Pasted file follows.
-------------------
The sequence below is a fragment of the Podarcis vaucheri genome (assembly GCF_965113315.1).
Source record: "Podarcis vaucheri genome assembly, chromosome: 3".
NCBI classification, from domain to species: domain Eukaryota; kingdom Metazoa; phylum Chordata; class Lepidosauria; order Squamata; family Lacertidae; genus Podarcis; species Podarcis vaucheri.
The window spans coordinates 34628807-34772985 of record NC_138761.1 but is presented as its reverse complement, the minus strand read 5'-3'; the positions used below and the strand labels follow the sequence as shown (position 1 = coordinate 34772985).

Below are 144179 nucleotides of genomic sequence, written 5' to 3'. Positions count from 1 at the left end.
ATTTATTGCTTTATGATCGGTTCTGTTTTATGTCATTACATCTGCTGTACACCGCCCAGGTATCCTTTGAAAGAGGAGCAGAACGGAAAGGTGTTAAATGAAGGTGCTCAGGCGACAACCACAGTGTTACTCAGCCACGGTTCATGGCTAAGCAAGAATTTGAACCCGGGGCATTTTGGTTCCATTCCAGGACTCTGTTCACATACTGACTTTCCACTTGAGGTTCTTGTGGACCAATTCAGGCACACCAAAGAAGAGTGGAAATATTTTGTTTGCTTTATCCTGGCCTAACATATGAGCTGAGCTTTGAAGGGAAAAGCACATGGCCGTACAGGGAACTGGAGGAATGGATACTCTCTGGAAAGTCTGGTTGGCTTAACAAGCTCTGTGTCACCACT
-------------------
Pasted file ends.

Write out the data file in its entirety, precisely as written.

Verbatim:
The sequence below is a fragment of the Podarcis vaucheri genome (assembly GCF_965113315.1).
Source record: "Podarcis vaucheri genome assembly, chromosome: 3".
NCBI classification, from domain to species: domain Eukaryota; kingdom Metazoa; phylum Chordata; class Lepidosauria; order Squamata; family Lacertidae; genus Podarcis; species Podarcis vaucheri.
The window spans coordinates 34628807-34772985 of record NC_138761.1 but is presented as its reverse complement, the minus strand read 5'-3'; the positions used below and the strand labels follow the sequence as shown (position 1 = coordinate 34772985).

Below are 144179 nucleotides of genomic sequence, written 5' to 3'. Positions count from 1 at the left end.
ATTTATTGCTTTATGATCGGTTCTGTTTTATGTCATTACATCTGCTGTACACCGCCCAGGTATCCTTTGAAAGAGGAGCAGAACGGAAAGGTGTTAAATGAAGGTGCTCAGGCGACAACCACAGTGTTACTCAGCCACGGTTCATGGCTAAGCAAGAATTTGAACCCGGGGCATTTTGGTTCCATTCCAGGACTCTGTTCACATACTGACTTTCCACTTGAGGTTCTTGTGGACCAATTCAGGCACACCAAAGAAGAGTGGAAATATTTTGTTTGCTTTATCCTGGCCTAACATATGAGCTGAGCTTTGAAGGGAAAAGCACATGGCCGTACAGGGAACTGGAGGAATGGATACTCTCTGGAAAGTCTGGTTGGCTTAACAAGCTCTGTGTCACCACT